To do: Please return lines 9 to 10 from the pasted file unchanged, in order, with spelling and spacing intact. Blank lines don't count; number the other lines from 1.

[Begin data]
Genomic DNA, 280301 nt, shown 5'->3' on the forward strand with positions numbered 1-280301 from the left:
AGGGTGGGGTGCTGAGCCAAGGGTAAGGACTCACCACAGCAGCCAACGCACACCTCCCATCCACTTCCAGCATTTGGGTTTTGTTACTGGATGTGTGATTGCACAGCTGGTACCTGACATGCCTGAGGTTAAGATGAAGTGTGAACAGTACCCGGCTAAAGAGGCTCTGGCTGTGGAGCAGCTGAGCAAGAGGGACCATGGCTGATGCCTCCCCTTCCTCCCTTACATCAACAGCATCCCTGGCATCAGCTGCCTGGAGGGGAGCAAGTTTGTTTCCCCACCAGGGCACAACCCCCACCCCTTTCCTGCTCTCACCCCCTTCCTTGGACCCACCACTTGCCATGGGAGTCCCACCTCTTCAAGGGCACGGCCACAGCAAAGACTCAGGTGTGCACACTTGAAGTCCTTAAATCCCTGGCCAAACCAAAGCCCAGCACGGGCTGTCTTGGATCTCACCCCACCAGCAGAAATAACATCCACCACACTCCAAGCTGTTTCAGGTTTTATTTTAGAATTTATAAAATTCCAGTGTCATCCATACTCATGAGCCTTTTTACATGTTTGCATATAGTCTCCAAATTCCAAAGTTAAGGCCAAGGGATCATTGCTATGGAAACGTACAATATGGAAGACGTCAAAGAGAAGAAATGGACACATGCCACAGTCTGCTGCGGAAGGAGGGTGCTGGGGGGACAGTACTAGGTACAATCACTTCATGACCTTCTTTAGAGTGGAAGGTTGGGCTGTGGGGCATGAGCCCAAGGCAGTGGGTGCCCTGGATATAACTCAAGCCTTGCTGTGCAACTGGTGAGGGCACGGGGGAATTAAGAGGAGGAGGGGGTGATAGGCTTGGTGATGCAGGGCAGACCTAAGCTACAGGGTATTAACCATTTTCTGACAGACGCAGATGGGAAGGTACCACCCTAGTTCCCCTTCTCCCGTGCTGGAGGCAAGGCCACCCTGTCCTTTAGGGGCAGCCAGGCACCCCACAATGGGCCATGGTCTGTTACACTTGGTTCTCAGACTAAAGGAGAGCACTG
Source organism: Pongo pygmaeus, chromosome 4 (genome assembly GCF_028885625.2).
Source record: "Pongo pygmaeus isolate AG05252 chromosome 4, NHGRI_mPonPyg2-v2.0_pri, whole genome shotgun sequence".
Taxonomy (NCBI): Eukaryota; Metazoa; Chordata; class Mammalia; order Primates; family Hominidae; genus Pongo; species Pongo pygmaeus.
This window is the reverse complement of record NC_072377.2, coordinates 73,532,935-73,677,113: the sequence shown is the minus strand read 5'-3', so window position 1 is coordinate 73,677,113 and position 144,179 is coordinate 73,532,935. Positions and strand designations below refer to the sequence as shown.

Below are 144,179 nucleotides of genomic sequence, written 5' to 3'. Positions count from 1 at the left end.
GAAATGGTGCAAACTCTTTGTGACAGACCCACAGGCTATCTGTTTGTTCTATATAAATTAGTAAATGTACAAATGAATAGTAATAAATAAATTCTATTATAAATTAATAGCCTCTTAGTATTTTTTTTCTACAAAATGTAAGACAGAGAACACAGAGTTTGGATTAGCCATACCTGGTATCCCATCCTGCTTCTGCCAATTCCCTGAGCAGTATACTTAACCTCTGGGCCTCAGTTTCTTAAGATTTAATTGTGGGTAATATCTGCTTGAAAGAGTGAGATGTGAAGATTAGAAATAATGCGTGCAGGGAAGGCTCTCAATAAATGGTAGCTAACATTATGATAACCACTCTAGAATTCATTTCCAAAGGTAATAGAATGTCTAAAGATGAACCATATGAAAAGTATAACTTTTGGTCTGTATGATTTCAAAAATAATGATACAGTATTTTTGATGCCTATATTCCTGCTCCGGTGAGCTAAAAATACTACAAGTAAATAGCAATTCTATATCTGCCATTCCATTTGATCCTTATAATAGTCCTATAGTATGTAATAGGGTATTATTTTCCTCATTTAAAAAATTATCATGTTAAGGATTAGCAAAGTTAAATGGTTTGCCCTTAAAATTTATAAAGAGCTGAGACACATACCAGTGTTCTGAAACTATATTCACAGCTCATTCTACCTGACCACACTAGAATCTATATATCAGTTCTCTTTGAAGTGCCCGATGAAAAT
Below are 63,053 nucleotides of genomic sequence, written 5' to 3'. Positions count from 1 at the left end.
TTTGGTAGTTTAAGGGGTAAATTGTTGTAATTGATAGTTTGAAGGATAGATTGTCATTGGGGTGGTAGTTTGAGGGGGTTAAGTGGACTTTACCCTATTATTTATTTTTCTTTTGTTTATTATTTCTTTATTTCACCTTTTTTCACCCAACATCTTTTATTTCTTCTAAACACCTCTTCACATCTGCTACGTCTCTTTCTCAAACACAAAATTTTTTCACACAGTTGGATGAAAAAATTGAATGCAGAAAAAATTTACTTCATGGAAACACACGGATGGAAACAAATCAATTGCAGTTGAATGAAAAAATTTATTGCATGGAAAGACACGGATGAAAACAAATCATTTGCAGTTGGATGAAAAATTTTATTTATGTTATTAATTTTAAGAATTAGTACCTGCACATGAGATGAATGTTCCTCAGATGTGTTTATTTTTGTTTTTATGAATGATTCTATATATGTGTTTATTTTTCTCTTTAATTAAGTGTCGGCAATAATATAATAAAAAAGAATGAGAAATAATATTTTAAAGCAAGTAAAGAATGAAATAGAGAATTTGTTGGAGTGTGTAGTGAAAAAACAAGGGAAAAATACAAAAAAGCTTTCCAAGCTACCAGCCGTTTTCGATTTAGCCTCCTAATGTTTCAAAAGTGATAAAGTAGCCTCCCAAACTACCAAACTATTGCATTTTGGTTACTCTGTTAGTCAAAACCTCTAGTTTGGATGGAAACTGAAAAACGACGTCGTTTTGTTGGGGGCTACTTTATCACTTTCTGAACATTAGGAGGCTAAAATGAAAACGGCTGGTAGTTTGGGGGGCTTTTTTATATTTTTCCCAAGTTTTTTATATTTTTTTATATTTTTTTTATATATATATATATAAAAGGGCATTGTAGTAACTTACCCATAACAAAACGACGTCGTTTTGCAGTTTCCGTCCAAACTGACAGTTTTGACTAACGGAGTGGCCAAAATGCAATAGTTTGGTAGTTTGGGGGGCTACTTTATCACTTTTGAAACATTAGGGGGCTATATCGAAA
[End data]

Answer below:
Below are 63,053 nucleotides of genomic sequence, written 5' to 3'. Positions count from 1 at the left end.
TTTGGTAGTTTAAGGGGTAAATTGTTGTAATTGATAGTTTGAAGGATAGATTGTCATTGGGGTGGTAGTTTGAGGGGGTTAAGTGGACTTTACCCTATTATTTATTTTTCTTTTGTTTATTATTTCTTTATTTCACCTTTTTTCACCCAACATCTTTTATTTCTTCTAAACACCTCTTCACATCTGCTACGTCTCTTTCTCAAACACAAAATTTTTTCACACAGTTGGATGAAAAAATTGAATGCAGAAAAAATTTACTTCATGGAAACACACGGATGGAAACAAATCAATTGCAGTTGAATGAAAAAATTTATTGCATGGAAAGACACGGATGAAAACAAATCATTTGCAGTTGGATGAAAAATTTTATTTATGTTATTAATTTTAAGAATTAGTACCTGCACATGAGATGAATGTTCCTCAGATGTGTTTATTTTTGTTTTTATGAATGATTCTATATATGTGTTTATTTTTCTCTTTAATTAAGTGTCGGCAATAATATAATAAAAAAGAATGAGAAATAATATTTTAAAGCAAGTAAAGAATGAAATAGAGAATTTGTTGGAGTGTGTAGTGAAAAAACAAGGGAAAAATACAAAAAAGCTTTCCAAGCTACCAGCCGTTTTCGATTTAGCCTCCTAATGTTTCAAAAGTGATAAAGTAGCCTCCCAAACTACCAAACTATTGCATTTTGGTTACTCTGTTAGTCAAAACCTCTAGTTTGGATGGAAACTGAAAAACGACGTCGTTTTGTTGGGGGCTACTTTATCACTTTCTGAACATTAGGAGGCTAAAATGAAAACGGCTGGTAGTTTGGGGGGCTTTTTTATATTTTTCCCAAGTTTTTTATATTTTTTTATATTTTTTTTATATATATATATATAAAAGGGCATTGTAGTAACTTACCCATAACAAAACGACGTCGTTTTGCAGTTTCCGTCCAAACTGACAGTTTTGACTAACGGAGTGGCCAAAATGCAATAGTTTGGTAGTTTGGGGGGCTACTTTATCACTTTTGAAACATTAGGGGGCTATATCGAAA